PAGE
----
There is nothing fraternal or supportive about Tuchel’s success in the months since. Rarely has any football manager made such a convincing case for the sacking of other football managers. But there is an odd note of circularity in the hiring of Rangnick. Just as Tuchel’s career was given impetus by the ideas and the intensity of the Rangnick “school” so United’s keenness to bring in Rangnick now – send for the mid-season super brain – is clearly influenced by Tuchel’s success.
It makes sense on other levels. There will always be a place for the big personality, the motivator, the manager as handsome celebrity duke. But with Tuchel and Rangnick, and Guardiola and Jürgen Klopp for that matter, the most notable quality is their restless intelligence, the obsession with detail, with football as a play of shapes and numbers and ideas.
This is how you win at this game now. The fitness and technical quality of elite players is so well-matched that this has become a game of details, a cerebral as much as a physical battle. With this in mind Solskjær’s departure has spared us what would have been a very obvious contrast.
On the one hand a coach who works within a matrix of received ideas, who sends out teams to either attack or defend, who talks about wearing the shirt and being on the front foot; and on the other Tuchel’s acuity, his tendency even in his pre- and post-match TV appearances to blurt out original thoughts, to riff on the spot, turning this thing around in his hand, seeing its edges.
That contrast is present in so many details before Sunday’s game. Consider, for a moment, the full-back, a position now a reliable indicator of how close to the state of the art a team find themselves.
Full-backs are messengers from the future these days, fluid, romping, unchained things. Full-backs offer width, depth, other gears. Or alternatively, they don’t. Luke Shaw had a fine spell last season. Aaron Wan-Bissaka tries very hard. But compare the straight lines of United’s full-backs with the evolving brilliance of Reece James, perhaps the best right-back in the world right now.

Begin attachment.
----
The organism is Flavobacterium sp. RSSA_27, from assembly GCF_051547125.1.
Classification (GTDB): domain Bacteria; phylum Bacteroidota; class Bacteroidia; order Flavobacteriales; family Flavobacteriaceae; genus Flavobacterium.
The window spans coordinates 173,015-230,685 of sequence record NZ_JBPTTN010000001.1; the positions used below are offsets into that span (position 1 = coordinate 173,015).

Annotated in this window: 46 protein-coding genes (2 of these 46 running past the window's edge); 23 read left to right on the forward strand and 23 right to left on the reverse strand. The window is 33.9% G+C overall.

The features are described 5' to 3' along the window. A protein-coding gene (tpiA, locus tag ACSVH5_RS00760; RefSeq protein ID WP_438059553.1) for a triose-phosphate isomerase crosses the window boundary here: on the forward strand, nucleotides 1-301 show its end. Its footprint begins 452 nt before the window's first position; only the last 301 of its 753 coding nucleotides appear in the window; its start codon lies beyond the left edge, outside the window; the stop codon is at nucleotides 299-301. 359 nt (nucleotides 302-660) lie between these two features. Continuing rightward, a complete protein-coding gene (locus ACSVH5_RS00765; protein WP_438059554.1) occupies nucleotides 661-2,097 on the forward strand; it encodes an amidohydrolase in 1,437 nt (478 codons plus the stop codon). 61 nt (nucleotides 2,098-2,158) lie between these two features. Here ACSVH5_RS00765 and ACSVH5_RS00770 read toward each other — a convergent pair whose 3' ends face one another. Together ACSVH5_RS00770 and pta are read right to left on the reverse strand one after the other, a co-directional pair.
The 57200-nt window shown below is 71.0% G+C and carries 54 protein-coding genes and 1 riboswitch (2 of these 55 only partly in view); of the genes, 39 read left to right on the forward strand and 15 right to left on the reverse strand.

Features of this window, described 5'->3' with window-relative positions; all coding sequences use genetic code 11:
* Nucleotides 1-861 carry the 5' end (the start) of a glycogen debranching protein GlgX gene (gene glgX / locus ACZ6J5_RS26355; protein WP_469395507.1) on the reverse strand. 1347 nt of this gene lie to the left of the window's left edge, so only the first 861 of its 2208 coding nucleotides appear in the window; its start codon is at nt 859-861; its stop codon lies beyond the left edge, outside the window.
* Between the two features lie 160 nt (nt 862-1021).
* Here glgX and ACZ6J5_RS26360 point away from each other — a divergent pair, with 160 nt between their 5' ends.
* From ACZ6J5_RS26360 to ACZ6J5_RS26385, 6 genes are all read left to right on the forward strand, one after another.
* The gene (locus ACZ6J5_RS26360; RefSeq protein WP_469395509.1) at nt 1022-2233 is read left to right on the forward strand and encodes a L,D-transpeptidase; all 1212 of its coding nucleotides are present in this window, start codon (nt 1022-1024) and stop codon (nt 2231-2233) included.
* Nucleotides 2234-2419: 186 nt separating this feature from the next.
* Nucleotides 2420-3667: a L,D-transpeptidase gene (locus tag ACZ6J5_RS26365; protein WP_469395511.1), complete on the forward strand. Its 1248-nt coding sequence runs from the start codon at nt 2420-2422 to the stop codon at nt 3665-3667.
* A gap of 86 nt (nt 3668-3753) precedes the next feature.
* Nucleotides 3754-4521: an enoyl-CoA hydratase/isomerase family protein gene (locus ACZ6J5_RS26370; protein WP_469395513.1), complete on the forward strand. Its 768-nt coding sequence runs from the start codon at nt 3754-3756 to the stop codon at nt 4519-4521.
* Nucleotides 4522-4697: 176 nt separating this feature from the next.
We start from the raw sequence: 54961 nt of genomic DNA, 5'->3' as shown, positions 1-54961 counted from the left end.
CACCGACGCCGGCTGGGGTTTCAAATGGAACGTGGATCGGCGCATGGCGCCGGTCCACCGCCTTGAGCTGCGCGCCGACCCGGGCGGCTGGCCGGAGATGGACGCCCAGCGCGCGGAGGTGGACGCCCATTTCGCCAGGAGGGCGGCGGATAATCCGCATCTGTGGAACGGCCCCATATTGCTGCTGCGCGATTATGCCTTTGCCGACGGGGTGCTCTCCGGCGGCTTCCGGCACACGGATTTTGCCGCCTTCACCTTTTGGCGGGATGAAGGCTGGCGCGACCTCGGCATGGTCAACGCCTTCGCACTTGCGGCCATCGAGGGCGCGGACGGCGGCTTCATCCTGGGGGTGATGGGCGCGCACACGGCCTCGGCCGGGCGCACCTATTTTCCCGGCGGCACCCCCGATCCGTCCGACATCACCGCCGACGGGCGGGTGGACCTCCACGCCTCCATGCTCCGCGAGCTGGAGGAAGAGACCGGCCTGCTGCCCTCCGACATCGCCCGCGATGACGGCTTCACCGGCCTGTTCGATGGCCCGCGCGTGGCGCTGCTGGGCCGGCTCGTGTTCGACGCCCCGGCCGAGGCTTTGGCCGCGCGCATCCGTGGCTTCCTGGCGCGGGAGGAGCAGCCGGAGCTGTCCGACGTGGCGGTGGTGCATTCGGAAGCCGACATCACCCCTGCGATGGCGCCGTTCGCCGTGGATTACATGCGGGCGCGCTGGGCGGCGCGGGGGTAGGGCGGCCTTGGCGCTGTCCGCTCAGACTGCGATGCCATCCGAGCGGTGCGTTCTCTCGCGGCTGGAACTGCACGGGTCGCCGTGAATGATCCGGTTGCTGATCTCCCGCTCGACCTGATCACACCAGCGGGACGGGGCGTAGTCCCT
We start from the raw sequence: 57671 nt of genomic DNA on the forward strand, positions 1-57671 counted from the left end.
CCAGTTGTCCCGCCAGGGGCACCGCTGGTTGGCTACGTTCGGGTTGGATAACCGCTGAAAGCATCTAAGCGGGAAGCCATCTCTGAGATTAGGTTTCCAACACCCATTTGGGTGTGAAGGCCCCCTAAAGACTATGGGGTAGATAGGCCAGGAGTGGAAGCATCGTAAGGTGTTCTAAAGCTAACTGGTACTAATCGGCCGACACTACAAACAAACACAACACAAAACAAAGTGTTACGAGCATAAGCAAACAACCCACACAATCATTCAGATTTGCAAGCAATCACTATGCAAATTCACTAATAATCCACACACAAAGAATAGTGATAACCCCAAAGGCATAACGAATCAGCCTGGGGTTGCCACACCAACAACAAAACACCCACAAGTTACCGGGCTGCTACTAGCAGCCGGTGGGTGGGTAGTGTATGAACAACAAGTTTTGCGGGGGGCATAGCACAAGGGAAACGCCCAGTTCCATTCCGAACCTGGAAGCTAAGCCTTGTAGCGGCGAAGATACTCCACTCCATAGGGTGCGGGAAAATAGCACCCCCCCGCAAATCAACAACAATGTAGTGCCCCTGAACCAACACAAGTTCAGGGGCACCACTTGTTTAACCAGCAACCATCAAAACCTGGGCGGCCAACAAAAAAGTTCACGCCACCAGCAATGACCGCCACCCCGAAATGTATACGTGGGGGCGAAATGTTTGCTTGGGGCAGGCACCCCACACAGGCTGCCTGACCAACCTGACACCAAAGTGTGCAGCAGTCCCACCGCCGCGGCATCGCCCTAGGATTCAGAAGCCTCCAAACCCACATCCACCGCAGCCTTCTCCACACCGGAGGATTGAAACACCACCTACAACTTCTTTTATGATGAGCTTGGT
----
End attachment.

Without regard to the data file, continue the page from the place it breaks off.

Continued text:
United’s full-backs have yet to score a goal this season. Chelsea’s have nine. Indeed before Juventus on Wednesday night the last time one of Chelsea’s central strikers had scored a goal was in the victory against Southampton at the start of October. Daar was 25 in between, 13 scored by primarily defensive players
Above all this Chelsea team are a joined-up thing, a multi-headed entity where every player is sure of his role. Against Juventus Chelsea’s third goal was a perfect miniature, not just for its execution – a short film could be made about James’s drag back, the quick feet of Ruben Loftus-Cheek – but for the fact it was the work of three academy players.
Rangnick is a systems man too. He designed the system, or at least a founding version of hard-running, hard-pressing football, the game of sprints. It will be fascinating to see how he absorbs Ronaldo into his interim team. Or indeed, how Rangnick himself adapts, vir die eerste keer, to being in charge of a vast, hungry monster of a club, a global brand machine, an inferno of voices and influences.
The job will be to tighten the details, to make the parts of this United team speak to one another, if such a thing is possible alongside three games a week. In Sundays opponent he has not just a protege, but an influence; and an act of mid-season alchemy that will both inform and provide a measure for whatever Rangnick can achieve from here.